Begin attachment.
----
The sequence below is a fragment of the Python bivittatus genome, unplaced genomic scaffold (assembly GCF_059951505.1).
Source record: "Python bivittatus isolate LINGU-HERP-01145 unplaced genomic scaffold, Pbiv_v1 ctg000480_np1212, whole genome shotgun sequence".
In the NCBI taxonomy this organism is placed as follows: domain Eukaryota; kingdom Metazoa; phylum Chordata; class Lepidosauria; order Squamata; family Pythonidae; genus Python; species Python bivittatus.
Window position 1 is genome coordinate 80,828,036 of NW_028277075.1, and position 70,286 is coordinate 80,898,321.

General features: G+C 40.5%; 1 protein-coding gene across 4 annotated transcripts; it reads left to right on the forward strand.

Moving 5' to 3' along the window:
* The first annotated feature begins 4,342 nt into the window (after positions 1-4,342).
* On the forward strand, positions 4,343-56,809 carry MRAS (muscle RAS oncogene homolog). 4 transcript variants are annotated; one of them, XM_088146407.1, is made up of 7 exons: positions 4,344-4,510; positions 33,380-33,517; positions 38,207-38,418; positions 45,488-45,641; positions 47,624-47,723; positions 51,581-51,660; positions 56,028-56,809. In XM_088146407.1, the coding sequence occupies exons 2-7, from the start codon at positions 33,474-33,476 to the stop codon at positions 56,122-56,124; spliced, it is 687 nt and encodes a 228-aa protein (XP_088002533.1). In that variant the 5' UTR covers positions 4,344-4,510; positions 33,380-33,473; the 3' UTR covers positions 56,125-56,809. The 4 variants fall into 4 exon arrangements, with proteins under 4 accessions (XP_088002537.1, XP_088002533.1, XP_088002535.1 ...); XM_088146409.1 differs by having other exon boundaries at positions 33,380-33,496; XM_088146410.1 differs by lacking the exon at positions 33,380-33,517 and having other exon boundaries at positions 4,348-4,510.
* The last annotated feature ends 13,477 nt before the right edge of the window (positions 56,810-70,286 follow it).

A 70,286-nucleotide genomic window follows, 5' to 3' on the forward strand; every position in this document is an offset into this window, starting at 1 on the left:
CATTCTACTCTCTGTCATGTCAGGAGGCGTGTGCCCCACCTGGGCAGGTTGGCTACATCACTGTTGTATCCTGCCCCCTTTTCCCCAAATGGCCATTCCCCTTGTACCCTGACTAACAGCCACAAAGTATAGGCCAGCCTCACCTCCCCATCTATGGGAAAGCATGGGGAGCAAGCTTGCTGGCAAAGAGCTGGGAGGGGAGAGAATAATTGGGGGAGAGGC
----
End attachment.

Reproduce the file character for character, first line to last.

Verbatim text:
The sequence below is a fragment of the Python bivittatus genome, unplaced genomic scaffold (assembly GCF_059951505.1).
Source record: "Python bivittatus isolate LINGU-HERP-01145 unplaced genomic scaffold, Pbiv_v1 ctg000480_np1212, whole genome shotgun sequence".
In the NCBI taxonomy this organism is placed as follows: domain Eukaryota; kingdom Metazoa; phylum Chordata; class Lepidosauria; order Squamata; family Pythonidae; genus Python; species Python bivittatus.
Window position 1 is genome coordinate 80,828,036 of NW_028277075.1, and position 70,286 is coordinate 80,898,321.

General features: G+C 40.5%; 1 protein-coding gene across 4 annotated transcripts; it reads left to right on the forward strand.

Moving 5' to 3' along the window:
* The first annotated feature begins 4,342 nt into the window (after positions 1-4,342).
* On the forward strand, positions 4,343-56,809 carry MRAS (muscle RAS oncogene homolog). 4 transcript variants are annotated; one of them, XM_088146407.1, is made up of 7 exons: positions 4,344-4,510; positions 33,380-33,517; positions 38,207-38,418; positions 45,488-45,641; positions 47,624-47,723; positions 51,581-51,660; positions 56,028-56,809. In XM_088146407.1, the coding sequence occupies exons 2-7, from the start codon at positions 33,474-33,476 to the stop codon at positions 56,122-56,124; spliced, it is 687 nt and encodes a 228-aa protein (XP_088002533.1). In that variant the 5' UTR covers positions 4,344-4,510; positions 33,380-33,473; the 3' UTR covers positions 56,125-56,809. The 4 variants fall into 4 exon arrangements, with proteins under 4 accessions (XP_088002537.1, XP_088002533.1, XP_088002535.1 ...); XM_088146409.1 differs by having other exon boundaries at positions 33,380-33,496; XM_088146410.1 differs by lacking the exon at positions 33,380-33,517 and having other exon boundaries at positions 4,348-4,510.
* The last annotated feature ends 13,477 nt before the right edge of the window (positions 56,810-70,286 follow it).

A 70,286-nucleotide genomic window follows, 5' to 3' on the forward strand; every position in this document is an offset into this window, starting at 1 on the left:
CATTCTACTCTCTGTCATGTCAGGAGGCGTGTGCCCCACCTGGGCAGGTTGGCTACATCACTGTTGTATCCTGCCCCCTTTTCCCCAAATGGCCATTCCCCTTGTACCCTGACTAACAGCCACAAAGTATAGGCCAGCCTCACCTCCCCATCTATGGGAAAGCATGGGGAGCAAGCTTGCTGGCAAAGAGCTGGGAGGGGAGAGAATAATTGGGGGAGAGGC